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Campaigning against false travel sickness claims

Updated: Apr 10, 2018

Travel Weekly launched a Fight Fake Claims campaign in 2017 to galvanise industry support for action to address one of the most serious issues facing the travel sector. It says the recent rise in gastric illness claims constitutes a mass fraud on the travel industry driven by aggressive and unscrupulous claims management companies. Over the past two years, the number of UK claims has shot up on average 500%, according to Abta, while the UK’s biggest holiday provider, Tui, reports its claims are up an astonishing 1,400%. Some travel firms report they now have to employ more legal staff to handle these claims than they have sales people.


And yet this rise in the number of claims does not reflect actual levels of sickness experienced by UK holidaymakers: UK operators report no decline in customer satisfaction scores and there has been no equivalent rise in sickness claims among holidaymakers from other European countries staying in the same hotels.


The campaign calls for… 


  • The closure of the legal fees loophole that is allowing lawyers and claims management firms to profit from soliciting false and exaggerated claims.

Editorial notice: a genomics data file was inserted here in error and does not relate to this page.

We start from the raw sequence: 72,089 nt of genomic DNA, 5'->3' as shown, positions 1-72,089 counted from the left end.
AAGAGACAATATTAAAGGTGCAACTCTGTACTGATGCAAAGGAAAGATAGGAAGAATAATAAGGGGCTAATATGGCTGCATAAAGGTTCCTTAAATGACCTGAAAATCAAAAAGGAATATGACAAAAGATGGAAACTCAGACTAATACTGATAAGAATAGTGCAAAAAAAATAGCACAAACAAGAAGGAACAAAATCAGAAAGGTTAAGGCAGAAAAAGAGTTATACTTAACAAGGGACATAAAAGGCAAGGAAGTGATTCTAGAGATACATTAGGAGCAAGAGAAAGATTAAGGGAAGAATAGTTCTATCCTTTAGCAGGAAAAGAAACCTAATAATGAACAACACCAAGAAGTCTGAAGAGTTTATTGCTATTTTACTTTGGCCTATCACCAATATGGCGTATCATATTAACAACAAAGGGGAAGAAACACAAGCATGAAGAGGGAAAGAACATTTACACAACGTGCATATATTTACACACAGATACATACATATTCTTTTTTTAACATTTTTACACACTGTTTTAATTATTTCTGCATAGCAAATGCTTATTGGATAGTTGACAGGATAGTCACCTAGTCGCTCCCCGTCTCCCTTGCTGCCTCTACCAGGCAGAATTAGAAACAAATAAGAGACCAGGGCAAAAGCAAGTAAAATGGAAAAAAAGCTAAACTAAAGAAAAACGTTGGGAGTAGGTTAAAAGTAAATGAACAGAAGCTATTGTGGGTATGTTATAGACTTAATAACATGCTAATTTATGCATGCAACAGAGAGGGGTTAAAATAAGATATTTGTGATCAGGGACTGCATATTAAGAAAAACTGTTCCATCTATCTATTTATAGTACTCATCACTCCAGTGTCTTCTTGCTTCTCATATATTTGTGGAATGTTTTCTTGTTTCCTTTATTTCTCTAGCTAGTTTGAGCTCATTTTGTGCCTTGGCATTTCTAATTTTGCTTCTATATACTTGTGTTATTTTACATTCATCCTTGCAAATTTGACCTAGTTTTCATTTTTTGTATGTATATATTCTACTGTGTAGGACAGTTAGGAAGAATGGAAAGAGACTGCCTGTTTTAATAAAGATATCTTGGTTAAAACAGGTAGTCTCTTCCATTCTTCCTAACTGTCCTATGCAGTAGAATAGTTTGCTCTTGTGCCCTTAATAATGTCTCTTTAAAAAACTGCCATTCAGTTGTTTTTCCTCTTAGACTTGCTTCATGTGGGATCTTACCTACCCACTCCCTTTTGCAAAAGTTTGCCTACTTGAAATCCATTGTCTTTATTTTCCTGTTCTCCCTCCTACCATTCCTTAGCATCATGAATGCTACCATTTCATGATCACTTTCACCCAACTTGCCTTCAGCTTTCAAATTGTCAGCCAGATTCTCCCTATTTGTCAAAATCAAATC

• New legislation that puts compensation claims for gastric illness suffered while on an overseas holiday on a par with other personal injury claims.


  • A coordinated and determined approach from the travel industry, trade associations and hotel partners to challenge false claims and prosecute the fraudsters who make them.


  • Size of the problem


Short-haul European beach destinations have been specifically, although not exclusively, targeted as these tend to offer traditional tour operator packages, including increasing volumes of all-inclusive and therefore greater levels of customer protection and responsibility for the product. Majorca alone is said to have had €50 million worth of claims made against its hotels, which has led to some Spanish hoteliers considering stopping selling to UK consumers or passing on costs in higher prices.

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